THIRD SUNDAY OF EASTER

Homily ·Easter
By Archbishop Gomez
Cathedral of Our Lady of the Angels
May 07, 2011


My dear sisters and brothers in Christ,1

It is so good to be back in Denver and to celebrate this Holy Eucharist with you.

We are here this evening to give thanks to God and to ask his continued graces for Endow and its work.

Your work, my sisters, is so important for the new evangelization. You are building a culture of life and the family of God. You are bringing to our culture a beautiful vision of true ―feminism‖ — a beautiful vision of the woman’s place at the heart of God’s loving plan for our salvation.

In this Easter season, we are reminded again that in God’s plan he granted women the privilege of being the first witnesses of the resurrection.

We hear that in the Gospel this evening.

The disciples say: “Some women of our company amazed us....They came back saying they had even seen a vision of angels, who said that he was alive!

The Gospels all tell us: Women were the first to see the empty tomb and hear the announcement of the angels.

And the women disciples were the first to go and proclaim that Christ is risen. Women first evangelized the apostles!

This is still your beautiful vocation, my sisters. This is Endow’s great mission. To empower women to bear witness to the resurrection before the people of our world today.

Our readings this evening, for this vigil for the third Sunday of Easter, are meant to strengthen us and give us hope in our mission of joy.

The Gospel presents us with Jesus’ appearance to the disciples on the road to Emmaus. It is a beautiful scene that we know well.

Notice that the disciples today don’t know they are walking and talking with Jesus. The Gospel tells us: “Their eyes were kept from recognizing him.”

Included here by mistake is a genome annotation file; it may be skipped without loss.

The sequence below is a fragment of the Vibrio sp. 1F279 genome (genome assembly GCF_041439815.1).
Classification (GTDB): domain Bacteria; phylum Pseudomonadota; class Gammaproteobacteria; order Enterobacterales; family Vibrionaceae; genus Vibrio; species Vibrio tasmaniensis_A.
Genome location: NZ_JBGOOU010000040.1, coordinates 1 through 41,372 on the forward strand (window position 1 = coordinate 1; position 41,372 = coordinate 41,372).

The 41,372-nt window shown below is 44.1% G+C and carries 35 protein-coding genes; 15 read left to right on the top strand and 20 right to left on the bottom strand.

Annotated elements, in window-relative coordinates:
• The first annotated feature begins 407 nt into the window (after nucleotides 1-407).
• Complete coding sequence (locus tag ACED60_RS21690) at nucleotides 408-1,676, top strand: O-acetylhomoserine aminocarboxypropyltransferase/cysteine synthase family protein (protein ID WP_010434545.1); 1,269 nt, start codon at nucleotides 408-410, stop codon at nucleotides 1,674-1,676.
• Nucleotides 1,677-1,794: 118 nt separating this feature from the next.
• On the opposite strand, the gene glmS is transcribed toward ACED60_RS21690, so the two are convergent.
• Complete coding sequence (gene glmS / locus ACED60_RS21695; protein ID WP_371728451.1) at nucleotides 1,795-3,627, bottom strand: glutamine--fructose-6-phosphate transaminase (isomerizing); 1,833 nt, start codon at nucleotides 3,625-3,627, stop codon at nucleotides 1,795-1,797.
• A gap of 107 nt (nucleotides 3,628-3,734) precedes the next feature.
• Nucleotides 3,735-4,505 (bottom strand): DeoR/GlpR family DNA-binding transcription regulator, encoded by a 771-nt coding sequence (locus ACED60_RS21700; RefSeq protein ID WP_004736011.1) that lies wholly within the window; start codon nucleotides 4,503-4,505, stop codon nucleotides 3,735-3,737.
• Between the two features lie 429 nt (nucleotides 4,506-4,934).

To know the risen Christ, to realize he is present in our lives, we need a whole new way of seeing. We need the eyes of our hearts to be enlightened.2

That is what happens to the disciples during the course of this beautiful Gospel. Through his Word and Sacrament, Jesus Christ enlightens them. He grants them a new perception, a kind of “inner vision.” An awareness not based on outward appearances.

My brothers and sisters, this wonderful Gospel follows the pattern and structure of the Holy Mass.

It is beautiful and subtle. It is also not a coincidence.

The disciples’ encounter with Christ begins with their hearing the Word of God.

Beginning with Moses and all the prophets, Jesus explains the Scriptures to them. He interprets the Old Testament for them in light of the New. In light of his cross and resurrection.

His interpretation of the Scriptures causes their hearts to burn with the desire for conversion, with the desire for communion. So the disciples make a kind of confession of faith. They urge him, Stay with us!

Then what happens? Jesus, seated at the table, takes the bread, blesses and breaks it, and gives it to them.

This language, again, is not an accident. When we read the accounts of the Last Supper and the institution of the Holy Eucharist we find the same words in the same order — “As they were at table...he took bread, blessed and broke it and gave it to them.”3

And in the breaking of the bread, the Gospel tells us this evening, the disciples’ eyes are opened and they recognize him. Then Jesus vanishes out of their sight.

My brothers and sisters, the beautiful story of Emmaus is the story of our discipleship. It is the story of our relationship with the risen Lord. We are those disciples. The risen Lord now draws near to each one of us as we travel along the road of our life.

We are sojourners in this world, St. Peter tells us in the second reading. We walk not by sight, but by faith in the God who raised Jesus Christ from the dead.